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16 June 2019 : Pica #054

The Certified Crazy Ones.

Advertisers of the world unite in certification.

The advertising industry urgently needs an international professional association that promotes minimum standards of labour.

Does the advertising industry attract people who have mental health issues or is the working environment conducive to developing mental health issues? In my experience, it’s both but over the last couple of decades, the increasing toxicity of the environment has exacerbated the problem.
A survey of 576 advertising and media industry employees, conducted last year by NABS and Mind in the UK, reported, among other sombre statistics, that 26% have a long term mental health condition and 33% believe their senior leadership team doesn’t encourage positive workplace wellbeing. 64% of respondents had considered leaving the industry because their wellbeing was being affected by their work. 36% said their mental health over the past 12 months had been either poor or very poor and a whopping 60% stated work had a negative impact on their wellbeing in the past 12 months.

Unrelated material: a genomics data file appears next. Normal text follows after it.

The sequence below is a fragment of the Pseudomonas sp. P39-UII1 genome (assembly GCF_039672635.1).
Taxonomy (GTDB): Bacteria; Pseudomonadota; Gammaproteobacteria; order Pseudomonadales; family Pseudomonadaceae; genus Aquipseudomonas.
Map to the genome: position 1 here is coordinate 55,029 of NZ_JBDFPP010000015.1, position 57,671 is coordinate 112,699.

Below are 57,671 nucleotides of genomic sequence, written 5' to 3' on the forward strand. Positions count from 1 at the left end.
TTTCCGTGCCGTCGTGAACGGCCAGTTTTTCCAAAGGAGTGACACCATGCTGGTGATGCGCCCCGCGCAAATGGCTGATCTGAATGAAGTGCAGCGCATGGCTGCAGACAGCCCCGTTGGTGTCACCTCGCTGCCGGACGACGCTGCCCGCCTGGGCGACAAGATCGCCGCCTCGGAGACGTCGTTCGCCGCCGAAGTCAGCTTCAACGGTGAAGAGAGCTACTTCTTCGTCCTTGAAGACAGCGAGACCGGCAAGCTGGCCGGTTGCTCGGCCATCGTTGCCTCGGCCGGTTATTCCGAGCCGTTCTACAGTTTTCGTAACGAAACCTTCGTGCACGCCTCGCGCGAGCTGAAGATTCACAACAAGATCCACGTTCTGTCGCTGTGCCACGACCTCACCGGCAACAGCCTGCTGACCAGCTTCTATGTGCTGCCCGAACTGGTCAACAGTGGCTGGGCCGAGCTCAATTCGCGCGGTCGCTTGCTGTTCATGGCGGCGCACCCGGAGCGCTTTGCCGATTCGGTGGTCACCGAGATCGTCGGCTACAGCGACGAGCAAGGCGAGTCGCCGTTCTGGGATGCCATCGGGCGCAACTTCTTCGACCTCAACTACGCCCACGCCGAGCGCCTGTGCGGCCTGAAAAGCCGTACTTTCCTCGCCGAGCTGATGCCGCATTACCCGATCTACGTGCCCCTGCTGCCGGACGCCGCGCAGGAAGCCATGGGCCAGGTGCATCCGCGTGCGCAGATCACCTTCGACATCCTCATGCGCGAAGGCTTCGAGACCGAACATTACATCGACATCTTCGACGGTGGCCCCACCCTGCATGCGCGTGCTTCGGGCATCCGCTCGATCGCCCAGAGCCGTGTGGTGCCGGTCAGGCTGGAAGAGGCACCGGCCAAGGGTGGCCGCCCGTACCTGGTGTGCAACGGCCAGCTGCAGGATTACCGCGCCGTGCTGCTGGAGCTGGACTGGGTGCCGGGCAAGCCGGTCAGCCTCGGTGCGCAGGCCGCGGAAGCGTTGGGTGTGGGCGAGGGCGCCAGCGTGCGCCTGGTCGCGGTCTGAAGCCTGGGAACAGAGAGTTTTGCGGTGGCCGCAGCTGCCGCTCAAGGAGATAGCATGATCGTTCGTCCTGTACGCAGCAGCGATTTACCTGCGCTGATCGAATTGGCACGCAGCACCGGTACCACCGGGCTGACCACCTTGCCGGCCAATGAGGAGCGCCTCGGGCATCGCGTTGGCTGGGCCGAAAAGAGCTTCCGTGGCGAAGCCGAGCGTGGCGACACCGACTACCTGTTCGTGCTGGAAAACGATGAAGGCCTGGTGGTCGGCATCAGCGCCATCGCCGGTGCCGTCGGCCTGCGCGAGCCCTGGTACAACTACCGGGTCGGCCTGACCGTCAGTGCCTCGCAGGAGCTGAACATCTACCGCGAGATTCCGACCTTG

Meanwhile in Australia, Never Not Creative, UnLtd and Everymind conducted a study into the mental health and wellbeing of the media, marketing and creative industries that involved 1,800 participants. They found that while the national average prevalence for mild to severe symptoms of depression is 36%, in their respondents it was 56%. Specifically, 61% of creative industry workers showed symptoms of depression compared to 53% in marketing and 46% in media.

These statistics are alarming. I believe they are the inevitable symptoms of a severe crisis of identity and worth in the industry. A crisis caused by trends that have played out over the last couple of decades in a vicious cycle:
  • Profit margins have tumbled. Staff are paid less and expected to do more work. Long days and working weekends have become the norm.
  • The above dynamic has had a negative impact on the average quality of staff - many capable people have left the industry and those that have not are increasingly burnt-out.
  • A lower average quality of staff increases operational inefficiency and decreases general output quality.
  • Clients, frustrated by agency performance, make agencies pitch continuously - spending only if they see something they like.
  • Permanent pitch mode increases the overall cost of business and revenue uncertainty which forces agencies to demand that staff work longer hours (unpaid overtime is free work).